might have been of annoyance or anger, and yet was like the color of the
mountain sunrise, answered in her cheek. Mr. Worthington reached out a
large brown hand and seized the girl’s as it lay on her lap.

“Hello, Cynthia,” he cried, “I’ve been looking for you all day. I
thought you might be here. Where were you?”

“Where did you look?” answered Cynthia, composedly, withdrawing her
hand.

“Everywhere,” said Bob, “up and down the street, all through the hotel.
I asked Lem Hallowell, and he didn’t know where you were. I only got
here last night myself.”

“I was in the meeting-house,” said Cynthia.

“The meeting-house!” he echoed. “You don’t mean to tell me that you
listened to that silly speech of Sutton’s?”

This remark, delivered in all earnestness, was the signal for uproarious
laughter from Mr. Dodd and others sitting near by, attending earnestly
to the conversation.

Cynthia bit her lip.

“Yes, I did,” she said; “but I’m sorry now.”

“I should think you would be,” said Bob; “Sutton’s a silly, pompous old
fool. I had to sit through dinner with him. I believe I could represent
the district better myself.”

“By gosh!” exploded Mr. Dodd, “I believe you could!”

But Bob paid no attention to him. He was looking at Cynthia.

“Cynthia, you’ve grown up since I saw you,” he said. “How’s Uncle
Jethro.

“He’s well--thanks,” said Cynthia, and now she was striving to put down
a smile.

“Still running the state?” said Bob. “You tell him I think he ought to
muzzle Sutton. What did he send him down to Washington for?”

“I don’t know,” said Cynthia.

“What are you going to do after the game?” Bob demanded.

“I’m going home of course,” said Cynthia.

His face fell.

“Can’t you come to the house for supper and stay for the fireworks?” he
begged pleadingly. “We’d be mighty glad to have your friend, too.”

Cynthia introduced her escort.

“It’s very good of you, Bob,” she said, with that New England demureness
which at times became her so well, “but we couldn’t possibly do it. And
then I don’t like Mr. Sutton.”

“Oh, hang him!” exclaimed Bob. He took a step nearer to her. “Won’t you
stay this once? I have to go West in the morning.”

“I think you are very lucky,” said Cynthia.

Bob scanned her face searchingly, and his own fell.

“Lucky!” he cried, “I think it’s the worst thing that ever happened to
me. My father’s so hard-headed when he gets his mind set--he’s making me
do it. He wants me to see the railroads and the country, so I’ve got to
go with the Duncans. I wanted to stay--” He checked himself, “I think
it’s a blamed nuisance.”

“So do I,” said a voice behind him.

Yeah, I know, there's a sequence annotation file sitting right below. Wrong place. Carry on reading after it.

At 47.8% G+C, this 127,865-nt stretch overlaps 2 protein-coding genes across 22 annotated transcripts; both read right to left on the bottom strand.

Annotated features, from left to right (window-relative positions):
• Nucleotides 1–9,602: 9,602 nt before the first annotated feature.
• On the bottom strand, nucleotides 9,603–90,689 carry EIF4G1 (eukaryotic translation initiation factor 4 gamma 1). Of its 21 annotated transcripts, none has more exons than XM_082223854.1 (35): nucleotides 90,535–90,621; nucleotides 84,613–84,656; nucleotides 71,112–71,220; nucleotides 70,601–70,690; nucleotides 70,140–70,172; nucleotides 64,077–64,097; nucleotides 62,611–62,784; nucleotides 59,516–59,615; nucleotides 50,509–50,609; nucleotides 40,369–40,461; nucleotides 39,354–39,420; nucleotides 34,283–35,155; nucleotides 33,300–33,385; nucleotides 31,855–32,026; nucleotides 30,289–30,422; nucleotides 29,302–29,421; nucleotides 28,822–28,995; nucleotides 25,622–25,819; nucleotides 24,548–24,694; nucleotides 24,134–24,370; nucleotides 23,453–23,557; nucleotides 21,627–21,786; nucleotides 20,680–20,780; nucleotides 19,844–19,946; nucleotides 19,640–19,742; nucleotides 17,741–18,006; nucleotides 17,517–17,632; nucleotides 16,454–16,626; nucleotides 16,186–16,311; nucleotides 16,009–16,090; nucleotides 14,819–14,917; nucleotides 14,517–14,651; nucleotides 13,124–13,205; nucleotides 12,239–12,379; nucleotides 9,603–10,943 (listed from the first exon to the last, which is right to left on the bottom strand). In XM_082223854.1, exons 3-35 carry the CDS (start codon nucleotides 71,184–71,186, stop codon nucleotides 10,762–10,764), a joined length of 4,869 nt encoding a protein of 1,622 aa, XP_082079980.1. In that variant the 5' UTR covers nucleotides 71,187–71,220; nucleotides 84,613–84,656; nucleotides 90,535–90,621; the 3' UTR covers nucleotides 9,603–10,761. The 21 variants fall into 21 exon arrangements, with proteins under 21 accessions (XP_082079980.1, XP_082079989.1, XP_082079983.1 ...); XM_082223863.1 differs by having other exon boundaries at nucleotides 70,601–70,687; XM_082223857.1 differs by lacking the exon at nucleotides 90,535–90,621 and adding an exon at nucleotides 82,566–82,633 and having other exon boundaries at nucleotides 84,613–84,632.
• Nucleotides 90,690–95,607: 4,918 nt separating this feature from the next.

It was not the first time that Mr. Somers Duncan had spoken, but Bob
either had not heard him or pretended not to. Mr. Duncan’s freckled face
smiled at them from the top of the railing, his eyes were on
Cynthia’s face, and he had been listening eagerly. Mr. Duncan’s chief
characteristic, beyond his freckles, was his eagerness--a quality
probably amounting to keenness.

“Hello,” said Bob, turning impatiently, “I might have known you couldn’t
keep away. You’re the cause of all my troubles--you and your father’s
private car.”

Somers became apologetic.

“It isn’t my fault,” he said; “I’m sure I hate going as much as you do.
It’s spoiled my summer, too.”

Then he coughed and looked at Cynthia.

“Well,” said Bob, “I suppose I’ll have to introduce you. This,” he
added, dragging his friend over the railing, “is Mr. Somers Duncan.”

“I’m awfully glad to meet you, Miss. Wetherell,” said Somers, fervently;
“to tell you the truth, I thought he was just making up yarns.”

“Yarns?” repeated Cynthia, with a look that set Mr. Duncan floundering.

“Why, yes,” he stammered. “Worthy said that you were up here, but I
thought he was crazy the way he talked--I didn’t think--”

“Think what?” inquired Cynthia, but she flushed a little.

“Oh, rot, Somers!” said Bob, blushing furiously under his tan; “you
ought never to go near a woman--you’re the darndest fool with ‘em I ever
saw.”

This time even the painter laughed outright, and yet he was a little
sorrowful, too, because he could not be even as these youths. But
Cynthia sat serene, the eternal feminine of all the ages, and it is no
wonder that Bob Worthington was baffled as he looked at her. He lapsed
into an awkwardness quite as bad as that of his friend.

“I hope you enjoyed the game,” he said at last, with a formality that